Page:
The Turkish government may soon pass new legislation that will leave citizens broadly vulnerable to human rights abuses and extensive police controls. Many suspect the laws are intended to prevent a repeat of the Gezi protests that rocked the country in late 2013.
More censorship ahead?
One bill currently before Parliament would allow authorities to censor websites without court approval, granting enormous powers over the Internet to the office of Prime Minister Ahmet Davutoğlu and the Telecommunication Authorities (TİB). Under the law, TİB could order website owners to remove content that deemed threatening to national security by relevant government agencies (but not the courts). TİB also could order content removal to protect someone's safety and/or privacy, prevent crime or protect publich health. If website owners refuse to comply with an order, TİB could simply block sites that refused to comply with takedown orders and then pursue a judge's opinion retroactively.
This is poor practice by international human rights standards — but it is also uniquely troublesome in the Turkish context, where the courts remain the one branch of the political apparatus over which AKP has failed to gain full control. By allowing the government to circumvent the judiciary in the censorship process, the law increases the government's capacity to respond to protests or political scandals in real time.
In a recent interview with Bianet, an Istanbul-based independent communication network, Kerem Altıparmak of Ankara University summarized the censorship bill as follows:
From now on, TIB will be able to block anything with its unlimited judgment powers. There are hundreds of crimes defined in the book. The law doesn’t stop here — it also added the protection of public order. And there is no authority to inspect this.
For instance, think about the most trivial crime. If TIB wants, it can block content because of that. Since it includes public order, all organizations and gatherings will be considered within this.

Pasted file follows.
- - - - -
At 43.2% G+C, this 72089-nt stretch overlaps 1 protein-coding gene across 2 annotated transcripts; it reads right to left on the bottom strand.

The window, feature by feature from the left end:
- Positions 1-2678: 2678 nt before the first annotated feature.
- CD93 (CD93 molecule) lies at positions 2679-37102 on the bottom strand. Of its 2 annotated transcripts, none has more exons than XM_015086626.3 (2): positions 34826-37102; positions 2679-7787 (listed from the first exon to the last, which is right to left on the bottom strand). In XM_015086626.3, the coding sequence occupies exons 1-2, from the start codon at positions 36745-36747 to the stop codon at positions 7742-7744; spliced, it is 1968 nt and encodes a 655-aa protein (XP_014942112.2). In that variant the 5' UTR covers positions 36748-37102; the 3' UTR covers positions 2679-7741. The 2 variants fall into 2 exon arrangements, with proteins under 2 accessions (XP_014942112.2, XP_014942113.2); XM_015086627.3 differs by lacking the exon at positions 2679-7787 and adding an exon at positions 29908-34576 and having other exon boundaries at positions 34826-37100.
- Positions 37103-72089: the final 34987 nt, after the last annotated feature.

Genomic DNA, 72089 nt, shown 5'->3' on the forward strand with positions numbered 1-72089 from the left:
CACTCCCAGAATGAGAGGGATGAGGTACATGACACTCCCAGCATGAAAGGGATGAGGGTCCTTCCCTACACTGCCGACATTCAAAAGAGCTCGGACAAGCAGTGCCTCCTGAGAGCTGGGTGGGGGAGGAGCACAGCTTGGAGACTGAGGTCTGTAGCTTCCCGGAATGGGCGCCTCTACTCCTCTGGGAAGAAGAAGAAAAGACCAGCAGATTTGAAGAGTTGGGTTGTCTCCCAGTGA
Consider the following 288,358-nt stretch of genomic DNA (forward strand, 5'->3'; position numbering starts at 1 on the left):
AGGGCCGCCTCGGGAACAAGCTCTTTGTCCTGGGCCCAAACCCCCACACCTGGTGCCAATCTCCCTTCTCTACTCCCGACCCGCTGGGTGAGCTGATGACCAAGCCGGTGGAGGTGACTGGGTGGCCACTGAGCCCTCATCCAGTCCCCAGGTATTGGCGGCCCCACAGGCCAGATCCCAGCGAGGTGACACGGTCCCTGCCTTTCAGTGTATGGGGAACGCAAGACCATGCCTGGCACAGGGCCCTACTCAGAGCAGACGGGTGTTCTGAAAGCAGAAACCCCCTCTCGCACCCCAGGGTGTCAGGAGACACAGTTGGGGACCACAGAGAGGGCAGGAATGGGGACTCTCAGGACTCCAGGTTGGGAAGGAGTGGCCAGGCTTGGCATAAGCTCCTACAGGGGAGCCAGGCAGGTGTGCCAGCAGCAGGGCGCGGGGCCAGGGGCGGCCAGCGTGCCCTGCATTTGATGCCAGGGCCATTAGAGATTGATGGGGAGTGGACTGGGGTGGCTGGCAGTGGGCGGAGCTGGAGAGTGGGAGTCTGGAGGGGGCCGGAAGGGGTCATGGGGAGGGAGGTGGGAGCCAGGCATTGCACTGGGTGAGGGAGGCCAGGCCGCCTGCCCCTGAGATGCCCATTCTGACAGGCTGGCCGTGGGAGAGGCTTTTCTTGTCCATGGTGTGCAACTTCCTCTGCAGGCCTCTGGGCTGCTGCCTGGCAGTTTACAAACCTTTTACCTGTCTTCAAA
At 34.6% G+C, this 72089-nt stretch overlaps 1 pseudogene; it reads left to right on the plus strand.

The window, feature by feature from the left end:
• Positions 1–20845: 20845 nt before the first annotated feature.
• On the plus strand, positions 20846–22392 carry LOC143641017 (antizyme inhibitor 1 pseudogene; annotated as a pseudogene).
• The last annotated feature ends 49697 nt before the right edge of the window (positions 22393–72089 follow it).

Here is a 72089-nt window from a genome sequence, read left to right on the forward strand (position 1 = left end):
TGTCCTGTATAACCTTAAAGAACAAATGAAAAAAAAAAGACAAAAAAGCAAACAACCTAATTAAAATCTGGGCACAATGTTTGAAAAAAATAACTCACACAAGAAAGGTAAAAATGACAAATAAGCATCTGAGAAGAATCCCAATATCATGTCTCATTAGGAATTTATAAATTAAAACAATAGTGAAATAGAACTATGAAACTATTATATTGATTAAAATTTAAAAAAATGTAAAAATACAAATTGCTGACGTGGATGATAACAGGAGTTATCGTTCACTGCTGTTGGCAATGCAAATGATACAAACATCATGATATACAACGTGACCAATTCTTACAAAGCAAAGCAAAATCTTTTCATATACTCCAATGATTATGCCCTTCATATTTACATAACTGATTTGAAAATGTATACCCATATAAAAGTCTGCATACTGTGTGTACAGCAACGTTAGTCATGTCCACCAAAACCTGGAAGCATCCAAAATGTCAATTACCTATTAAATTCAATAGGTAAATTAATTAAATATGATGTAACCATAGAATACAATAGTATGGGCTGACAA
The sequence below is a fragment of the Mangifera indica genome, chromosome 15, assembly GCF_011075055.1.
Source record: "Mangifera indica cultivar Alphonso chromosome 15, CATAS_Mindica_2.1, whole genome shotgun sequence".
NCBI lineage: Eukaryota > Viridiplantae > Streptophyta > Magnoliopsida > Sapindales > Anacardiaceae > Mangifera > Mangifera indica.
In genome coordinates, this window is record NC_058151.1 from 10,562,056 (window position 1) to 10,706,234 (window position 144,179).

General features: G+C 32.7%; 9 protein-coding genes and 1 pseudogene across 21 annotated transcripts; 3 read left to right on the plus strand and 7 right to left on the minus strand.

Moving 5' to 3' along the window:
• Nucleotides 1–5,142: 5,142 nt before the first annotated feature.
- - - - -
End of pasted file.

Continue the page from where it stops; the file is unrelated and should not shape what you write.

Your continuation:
TİB would thus have the power to order any website to remove any content they think jeopardises national security. If content owners resist, they can block the whole website and ask them to pay a fine of between 3,000 and 10,000 Turkish Lira (1,200-4,000 USD). If content owners cannot pay, they face jail.
Rules about content removal affect social media giants Twitter, Facebook and YouTube as well as local media outlets and blogs. If these networks disagree with a TİB’ request, they may risk total censorship in Turkey.
Twitter’s transparency reports show a massive increase in removal requests made by the Turkish government and courts last year in comparison to 2013. Turkish international relations scholar Efe Kerem Sözeri believes that the government is holding Twitter’s policy team over a barrel, with Ankara having already briefly banned the service for non-mobile users in March 2014. On that occasion, it was a constitutional court order that saved Twitter in Turkey.
The New Security Bill: More Power to the Powerful
The security bill proposed by AKP leaders looks scarier still, offering unprecedented powers to police and governors. The bill would authorize law enforcement to conduct telephone wiretapping for up to 48 hours without a warrant, authorizes police to arrest and detain anyone without a warrant up to 48 hours and stop and searches legal wherever police can find “reasonable doubt” of innocence.
The bill also gives power to governors to intervene in police investigations. According to Human Rights Watch’s summary of the bill:
The draft law proposes giving the highest administrative officer of a province, the governor, authority to assume powers that rightly belong to the prosecutorial authorities. The draft bill states that: “Where necessary and where there is a need for urgent measures, a governor can give direct orders to the police chief or public officials to shed light on a crime and to find the perpetrators of the crime.” The provision makes it obligatory for all public officials to comply with such orders.
This is significant given that Erdoğan, as president, has substantial influence over governor appointments put forward by the government. This enables both the government and president to interfere with police investigations by issuing dictates from the top.
So far, civil society and opposition parties in parliament — where AKP has a majority — have rejected the bill, but the party of power has shown no signs of weakening its resolve. In the most recent example of how broadly defined the concept of national security is in Turkey, the government suspended a strike planned by metal workers for a period of 60 days on January 30, citing risks for “national security” without offering any further explanation.
Lawmakers will likely vote on the security bill next week.